I can't help but break out into a smile when our rice crackers arrive, not the bubbled crunchy discs from a supermarket, but a slate grey tile covered with a crashing surf of delicate shards that are almost see-through.
In one corner is a spray bottle filled with vinegar, along the side of the tile is a scattered trail of sea salt. "We find that two or three sprays tends to be sufficient", says Gavin, our smiling maitre'd.
Iggy's bread with butter and smoked sea salt
With a CV that includes stints with Matt Moran, Guillaume Brahimi and Eric Chavot (Capital Hotel, London), it's Tomislav Martinovic
's experience working alongside the Fat Duck's Heston Blumenthal that seem to impact the menu most.
The restaurant itself is smaller than you'd expect, a small and cosy space decorated with Japanese gold crane wallpaper. You would hardly know it's there, tucked away a few steps from Victoria Street on William Street, but once you're seated inside, the view of the iconic Coca Cola sign is incredible, the bright lights of Darlinghurst beckoning silently.
Basmati rice risotto $19
Grilled Yamba prawns, chives and lemon zest
Basmati rice risotto is a twist on the usual arborio version, made with a specially aged Pakistani rice, Tomislav explains to us later on in the evening. He uses acidulated butter, chives and lemon zest to create a lighter finish, the dish scattered with plump and sweet Yamba prawns.
Poached Comboyne hen's egg $19
peas and ham with warm potato cream
The poached Comboyne hen's egg arrives in a deep conical shaped bowl, hidden beneath a fluffy foam of creamy potato. In amongst the cubes of ham and slivers of pea, your spoon will eventually find a magical 62C egg, the optimal temperature to enable the egg white to cook whilst the yolk remains runny. It takes 70 minutes in a waterbath for the egg to reach this stage, an investment in time for a guaranteed pocket of liquid sunshine.
The huge cracker on the side is made from batter that has been baked until crisp.
2009 Belgravia Gewurtztraminer, Orange, NSW $10 glass/ $47 bottle
The maitre'd had offered to pair my dishes with wines for the evening and I'd happily agreed. My egg is matched with a 2009 Belgravia Gewurtraminer, the sweetness of the yolk enhanced by the wine's crispness and citrus notes.
Poached silver dory fillets $31
with cauliflower, parsley crumbs and king browns
Poached silver dory fillets
are served on a grey slate tile, a striking background for the pristine rectangle of cauliflower mash. The fish is cooked to a flaking perfection, but I love the rubble of king brown mushrooms, cauliflower florets, green beans and parsley crumbs even more, a party of textures and flavours on the tongue.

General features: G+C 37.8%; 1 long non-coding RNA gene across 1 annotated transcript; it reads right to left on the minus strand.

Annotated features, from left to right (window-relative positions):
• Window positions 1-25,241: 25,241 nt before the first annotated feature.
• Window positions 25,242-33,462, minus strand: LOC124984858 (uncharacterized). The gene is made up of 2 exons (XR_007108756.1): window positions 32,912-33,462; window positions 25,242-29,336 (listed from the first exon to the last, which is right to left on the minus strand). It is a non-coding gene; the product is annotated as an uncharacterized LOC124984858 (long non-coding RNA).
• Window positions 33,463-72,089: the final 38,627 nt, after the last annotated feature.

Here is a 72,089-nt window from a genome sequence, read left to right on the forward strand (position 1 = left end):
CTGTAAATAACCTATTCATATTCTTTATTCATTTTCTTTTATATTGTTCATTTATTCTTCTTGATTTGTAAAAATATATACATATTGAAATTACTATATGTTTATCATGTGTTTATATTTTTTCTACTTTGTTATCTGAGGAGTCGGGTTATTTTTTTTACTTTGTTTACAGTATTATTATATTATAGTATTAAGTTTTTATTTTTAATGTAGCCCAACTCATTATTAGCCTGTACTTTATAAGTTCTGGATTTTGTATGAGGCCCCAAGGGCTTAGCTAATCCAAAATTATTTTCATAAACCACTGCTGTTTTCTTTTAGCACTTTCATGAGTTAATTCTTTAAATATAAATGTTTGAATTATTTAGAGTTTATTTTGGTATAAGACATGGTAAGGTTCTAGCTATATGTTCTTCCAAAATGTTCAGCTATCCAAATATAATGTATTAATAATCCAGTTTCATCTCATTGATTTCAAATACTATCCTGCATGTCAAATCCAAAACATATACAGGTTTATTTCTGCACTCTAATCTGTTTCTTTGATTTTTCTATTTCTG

Pasture burrawong duck breast $32
with onion, baby cos and olive oil sponge
I opted for the Pasture Burrawong duck breast, the skin crisped to a golden honey hue, whilst the flesh is soft and tender. A beetroot slick adds colour and sweetness, and a roasted onion puree languishes between a swirl of vegetables and an olive oil sponge that is fluffy beyond belief.
Olive oil sponge
2008 Brodie Estate Pinot Noir, Martinborough, New Zealand $72 bottle
My duck is paired with a 2008 Brodie Estate Pinot Noir, a silky and well-balanced wine with characteristics of cherry.
Apple crumble $15
with macadamia sponge and clotted cream ice cream
Apple crumble arrives looking more like a tart with a crumble topping. After one spoonful I pause in confusion, then realise that included in the crumble topping is popping candy. Tomislav tells us that whenever guests order this dish, he loves to watch their reaction, catching that moment of surprise when the dessert is not exactly what they think.
Thick slices of candied apple match well with the slab of macadamia sponge, a quenelle of clotted cream ice cream cool and satiny smooth.
Vanilla cheesecake $15
with cream cheese and rhubarb sorbet
Vanilla cheesecake is not what you'd expect either, a far leap from the biscuit crumb base and yellow filling most people envision, and instead looking more like a UFO. A flying saucer of mousse comes with cheese jelly windows, cubes made from cream cheese, cream and gelatin. A quenelle of rhubarb sorbet provides sweetness and some welcome acidity.
Tomislav owner and head chef, Tomislav Martinovic
Toward the end of service, Tomislav generously sits down to have a chat with us. He tells us about how his Mum would bake something every weekend, sometimes mid-week as well. The restaurant doesn't have a dedicated pastry chef but desserts are something close to his heart and will always feature.
He likes to change the menu regularly, although he thinks that some key dishes - like the cheesecake - will probably remain permanent. He laughs as he admits that he quite likes it when diners come in to find a dish is no longer on the menu!
"I want to create dishes that are interesting," he says, "and to layer flavours and textures so people aren't bored when they start eating. I want people to have one forkful and be surprised by what they find. I want them to have one forkful and immediately want more."
Grab Your Fork and companion dined as guests of Tomislav Restaurant.